These days a lot of modern music depends heavily on technology. Guitars are electric and beats electronic. But since ancient times human beings have found a way to make music with the things they found in nature. The Great Lakes Radio Consortium’s Tamar Charney has the story of one man who is helping his neighbors rediscover the roots of music:
These days a lot of modern music depends heavily on technology. Guitars are electric and beats
electronic. But since ancient times human beings have found a way to make music with the
things they found in nature. The Great Lakes Radio Consortium’s Tamar Charney has the story of
one man who is helping his neighbors rediscover the roots of music:
In the woods behind Frank Youngman’s log home in Cadillac, Michigan there’s a small fire in a
fire circle. The smoke is wafting around logs that hang from the trees that surround the fire. It
curls around old car springs and break drums that also hang from the nearby trees. And big
hollowed out logs are propped up just inches off the ground.
On this cold, snowy Saturday there are five teenage boys and two adults banging on the logs and
car parts with sticks. And making music on what Frank Youngman calls his Sound Garden.
“I was out cutting firewood with our kids one day. And we were throwing it in the back of the
truck and it kept hitting each other. The logs were hitting each other. I just started noticing they
had all these different pitches and so I said, ‘kids throw ’em back out here.’ So we start laying it
out on the ground and we sorta constructed this crude xylophone. And pretty soon we were just
playing. I’d start a grove and they’d start playing and the four of us were on our knees around
these logs on the ground playing and we had a blast. After that, I kept thinking, wouldn’t it be fun
to have some instrument out in our woods here that when were walking by on the trail or skiing,
you could just stop and play a little bit.”
And eventually he built it. Youngman is a music teacher and band director, so he had an ear for
picking out the right logs with which to build his dream. Small logs are arranged to create
primitive xylophones and marimbas. Big logs act as bass drums. And the pieces of scrap metal
are miscellaneous percussion instruments. And any chance he gets, he’ll drag people out here to
“Someone will start something just a click, cluck, cluck. Real simple little thing and then
someone layer in on top of it and it’s been fun cause they start to get the idea that we can slow
down and let it happen over a longer period of time and let it develop.”
He says after a while the people playing will start communicating and sharing musical ideas with
looks, nods, and beats.
As the rhythm gets going Ryan Newson and Mike Filkins emerge from their sullen teenage shells
and begin dancing and grooving to the beat. Like many people in town they first thought Frank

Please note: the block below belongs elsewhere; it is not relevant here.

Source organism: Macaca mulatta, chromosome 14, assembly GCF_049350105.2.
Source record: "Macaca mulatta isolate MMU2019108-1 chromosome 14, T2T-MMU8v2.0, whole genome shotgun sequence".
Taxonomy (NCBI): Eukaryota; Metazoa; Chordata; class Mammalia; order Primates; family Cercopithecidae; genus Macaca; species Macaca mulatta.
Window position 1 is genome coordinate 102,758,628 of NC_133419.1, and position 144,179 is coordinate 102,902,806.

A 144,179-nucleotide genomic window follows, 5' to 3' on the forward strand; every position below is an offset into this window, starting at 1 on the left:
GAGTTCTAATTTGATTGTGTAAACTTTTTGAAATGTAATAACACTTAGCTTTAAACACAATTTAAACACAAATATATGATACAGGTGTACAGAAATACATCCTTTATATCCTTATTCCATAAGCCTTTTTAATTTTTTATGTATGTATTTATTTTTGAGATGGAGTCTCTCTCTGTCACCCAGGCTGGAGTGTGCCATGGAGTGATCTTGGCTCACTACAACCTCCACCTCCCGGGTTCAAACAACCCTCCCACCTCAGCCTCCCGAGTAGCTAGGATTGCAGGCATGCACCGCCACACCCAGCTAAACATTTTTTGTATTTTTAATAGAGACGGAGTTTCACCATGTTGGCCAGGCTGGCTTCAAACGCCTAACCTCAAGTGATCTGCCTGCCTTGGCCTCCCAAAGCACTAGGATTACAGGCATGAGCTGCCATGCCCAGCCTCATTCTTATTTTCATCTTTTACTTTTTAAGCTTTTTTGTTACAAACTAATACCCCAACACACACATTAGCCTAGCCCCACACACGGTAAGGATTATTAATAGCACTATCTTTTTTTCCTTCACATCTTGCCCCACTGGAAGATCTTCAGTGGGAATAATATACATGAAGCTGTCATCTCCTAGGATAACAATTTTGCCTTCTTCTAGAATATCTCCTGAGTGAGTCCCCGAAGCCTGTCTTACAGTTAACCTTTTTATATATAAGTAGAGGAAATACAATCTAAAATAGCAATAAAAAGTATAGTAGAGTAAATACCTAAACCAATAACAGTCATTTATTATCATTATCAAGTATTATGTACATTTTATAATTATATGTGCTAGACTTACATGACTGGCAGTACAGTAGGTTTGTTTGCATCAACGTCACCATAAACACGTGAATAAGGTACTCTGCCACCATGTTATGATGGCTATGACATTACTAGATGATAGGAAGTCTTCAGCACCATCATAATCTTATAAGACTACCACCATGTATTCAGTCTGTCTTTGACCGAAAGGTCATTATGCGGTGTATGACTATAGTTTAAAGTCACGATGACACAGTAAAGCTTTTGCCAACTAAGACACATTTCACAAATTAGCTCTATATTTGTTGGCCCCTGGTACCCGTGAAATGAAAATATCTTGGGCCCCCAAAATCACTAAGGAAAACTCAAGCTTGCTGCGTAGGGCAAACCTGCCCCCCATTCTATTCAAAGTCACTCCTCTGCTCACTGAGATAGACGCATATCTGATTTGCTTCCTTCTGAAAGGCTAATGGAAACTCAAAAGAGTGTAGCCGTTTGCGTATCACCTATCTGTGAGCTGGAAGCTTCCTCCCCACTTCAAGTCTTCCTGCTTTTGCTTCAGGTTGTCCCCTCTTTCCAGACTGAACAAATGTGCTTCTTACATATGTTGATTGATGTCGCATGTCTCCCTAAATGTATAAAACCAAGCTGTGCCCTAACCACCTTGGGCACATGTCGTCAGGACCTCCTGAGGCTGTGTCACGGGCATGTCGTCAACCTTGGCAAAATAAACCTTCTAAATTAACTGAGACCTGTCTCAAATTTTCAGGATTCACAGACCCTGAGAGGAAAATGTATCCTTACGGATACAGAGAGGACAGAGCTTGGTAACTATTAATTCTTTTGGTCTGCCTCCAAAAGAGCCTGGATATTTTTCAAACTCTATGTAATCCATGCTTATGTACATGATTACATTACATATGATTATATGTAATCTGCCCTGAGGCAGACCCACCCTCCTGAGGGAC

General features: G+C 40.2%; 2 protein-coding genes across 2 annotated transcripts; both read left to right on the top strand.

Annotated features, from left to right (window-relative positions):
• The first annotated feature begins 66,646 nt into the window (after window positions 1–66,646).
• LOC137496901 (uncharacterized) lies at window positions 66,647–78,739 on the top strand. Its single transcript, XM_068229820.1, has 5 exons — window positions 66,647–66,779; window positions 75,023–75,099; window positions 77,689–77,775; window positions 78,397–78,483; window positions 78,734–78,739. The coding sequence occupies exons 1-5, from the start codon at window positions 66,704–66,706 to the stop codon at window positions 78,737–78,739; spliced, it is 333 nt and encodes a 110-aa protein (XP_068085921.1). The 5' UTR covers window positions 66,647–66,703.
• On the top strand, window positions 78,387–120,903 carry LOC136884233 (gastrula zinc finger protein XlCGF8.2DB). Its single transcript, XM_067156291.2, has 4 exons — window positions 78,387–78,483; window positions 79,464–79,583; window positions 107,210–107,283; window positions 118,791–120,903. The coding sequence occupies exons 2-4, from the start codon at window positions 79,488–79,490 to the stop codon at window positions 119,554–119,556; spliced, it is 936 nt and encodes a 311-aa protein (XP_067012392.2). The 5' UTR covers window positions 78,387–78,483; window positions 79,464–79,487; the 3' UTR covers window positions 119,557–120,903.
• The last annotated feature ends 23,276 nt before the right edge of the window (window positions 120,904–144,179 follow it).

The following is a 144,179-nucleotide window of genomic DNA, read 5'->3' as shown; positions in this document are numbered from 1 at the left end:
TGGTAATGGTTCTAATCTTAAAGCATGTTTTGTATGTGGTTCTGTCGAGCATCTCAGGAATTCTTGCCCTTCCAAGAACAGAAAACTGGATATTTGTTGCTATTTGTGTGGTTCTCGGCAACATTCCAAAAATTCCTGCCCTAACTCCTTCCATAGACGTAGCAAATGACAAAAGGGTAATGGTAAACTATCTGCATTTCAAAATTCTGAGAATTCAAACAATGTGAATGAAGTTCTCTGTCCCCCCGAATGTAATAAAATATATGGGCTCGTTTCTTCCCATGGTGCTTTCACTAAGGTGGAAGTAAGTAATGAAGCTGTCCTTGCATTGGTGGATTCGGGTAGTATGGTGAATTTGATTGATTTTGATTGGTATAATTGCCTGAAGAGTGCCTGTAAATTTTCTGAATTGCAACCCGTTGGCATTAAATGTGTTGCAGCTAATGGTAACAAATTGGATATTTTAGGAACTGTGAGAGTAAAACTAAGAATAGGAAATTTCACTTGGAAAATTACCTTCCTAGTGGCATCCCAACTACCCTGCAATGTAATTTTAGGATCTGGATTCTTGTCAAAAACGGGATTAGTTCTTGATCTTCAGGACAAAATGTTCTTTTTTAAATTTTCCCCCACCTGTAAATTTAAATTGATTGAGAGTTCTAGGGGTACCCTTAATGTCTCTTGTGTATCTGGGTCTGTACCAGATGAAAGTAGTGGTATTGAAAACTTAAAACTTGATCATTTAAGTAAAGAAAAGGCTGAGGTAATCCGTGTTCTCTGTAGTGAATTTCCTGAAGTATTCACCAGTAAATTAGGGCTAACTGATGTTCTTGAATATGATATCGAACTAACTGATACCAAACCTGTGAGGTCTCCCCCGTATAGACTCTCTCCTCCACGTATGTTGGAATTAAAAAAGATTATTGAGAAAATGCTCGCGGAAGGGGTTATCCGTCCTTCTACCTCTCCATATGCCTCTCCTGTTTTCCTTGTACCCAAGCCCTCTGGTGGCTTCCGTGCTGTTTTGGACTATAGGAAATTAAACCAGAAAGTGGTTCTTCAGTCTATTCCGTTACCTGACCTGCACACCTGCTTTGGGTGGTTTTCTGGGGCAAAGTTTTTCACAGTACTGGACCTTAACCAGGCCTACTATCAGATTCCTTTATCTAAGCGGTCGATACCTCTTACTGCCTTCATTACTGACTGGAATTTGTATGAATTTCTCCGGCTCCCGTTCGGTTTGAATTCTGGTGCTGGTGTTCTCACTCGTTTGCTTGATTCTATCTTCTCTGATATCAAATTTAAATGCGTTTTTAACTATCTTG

Youngman’s Sound Garden was really, really weird, but slowly they came around.
“You can’t explain the fun of playing it. You just have to go out there. The diversity of sounds
you get when hit stuff that you’re not even used to. When you play a drum set all day you just get
eight or nine different sounds you can play with, but with this it’s just a new set of sounds you can
screw around with and do what you want.”
The experience of playing the Sound Garden can vary from time to time. Frank Youngman says
night time playing has a different vibe from daytime playing. He thinks the Soundgarden’s best in
winter because the snow muffles the sounds and the woods are quiet, but then again other seasons
also have their appeal for instance warmer weather brings a chorus of frogs.
“In the spring, its great when the spring peepers. I’ve gone out by myself and you start hearing all
this sounds of springs birds and the peepers are just deafening at night sometimes and even they’ll
get a rhythm going and you get thousands of those things – rrrepperr rrrepper – they just get this
kind of pulsing rhythm and I’ve gone out and played with the peepers which sounds kind of
Crazy and maybe it is.”
Whether or not its crazy, the Sound Garden resonates with teenagers and adults alike, according
to 17-year old Mike Filkins.
I can imagine there will be people trying to build these now. This is just unbelievable. I was very
surprised how much it took off and how many people like it.”
And, in fact, a second Sound Garden has been built. After word got out about Frank Youngman’s
backyard one, the director of Cadillac’s Convention and Visitors Bureau suggested he create one
for the town’s new riverside Greenway. It’s just been finished in time to ring in the New Year
during Cadillac’s first night celebration.
“It’s a pretty primitive experience, you know, but I think it does kind of get back to musical roots
in some ways. It starts with rhythm – beating on a log – whether its signaling, talking over great
distances or just listening to each other and just responding.”
For the Great Lakes Radio Consortium, I’m Tamar Charney.
WEB INFO: For more information about the Sound Garden or Cadillac’s First Night celebration
which include demonstrations and a Sound Garden performance, www.cadillacmichigan.com.